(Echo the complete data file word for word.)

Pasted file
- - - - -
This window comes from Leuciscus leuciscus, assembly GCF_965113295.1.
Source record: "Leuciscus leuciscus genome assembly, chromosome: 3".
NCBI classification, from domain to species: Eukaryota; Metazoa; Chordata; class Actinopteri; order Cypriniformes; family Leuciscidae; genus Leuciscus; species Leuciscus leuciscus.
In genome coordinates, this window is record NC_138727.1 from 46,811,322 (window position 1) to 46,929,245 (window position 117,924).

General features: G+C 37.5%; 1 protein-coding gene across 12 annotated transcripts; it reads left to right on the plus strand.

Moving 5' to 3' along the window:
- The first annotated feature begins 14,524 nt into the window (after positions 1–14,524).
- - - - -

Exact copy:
This window comes from Leuciscus leuciscus, assembly GCF_965113295.1.
Source record: "Leuciscus leuciscus genome assembly, chromosome: 3".
NCBI classification, from domain to species: Eukaryota; Metazoa; Chordata; class Actinopteri; order Cypriniformes; family Leuciscidae; genus Leuciscus; species Leuciscus leuciscus.
In genome coordinates, this window is record NC_138727.1 from 46,811,322 (window position 1) to 46,929,245 (window position 117,924).

General features: G+C 37.5%; 1 protein-coding gene across 12 annotated transcripts; it reads left to right on the plus strand.

Moving 5' to 3' along the window:
- The first annotated feature begins 14,524 nt into the window (after positions 1–14,524).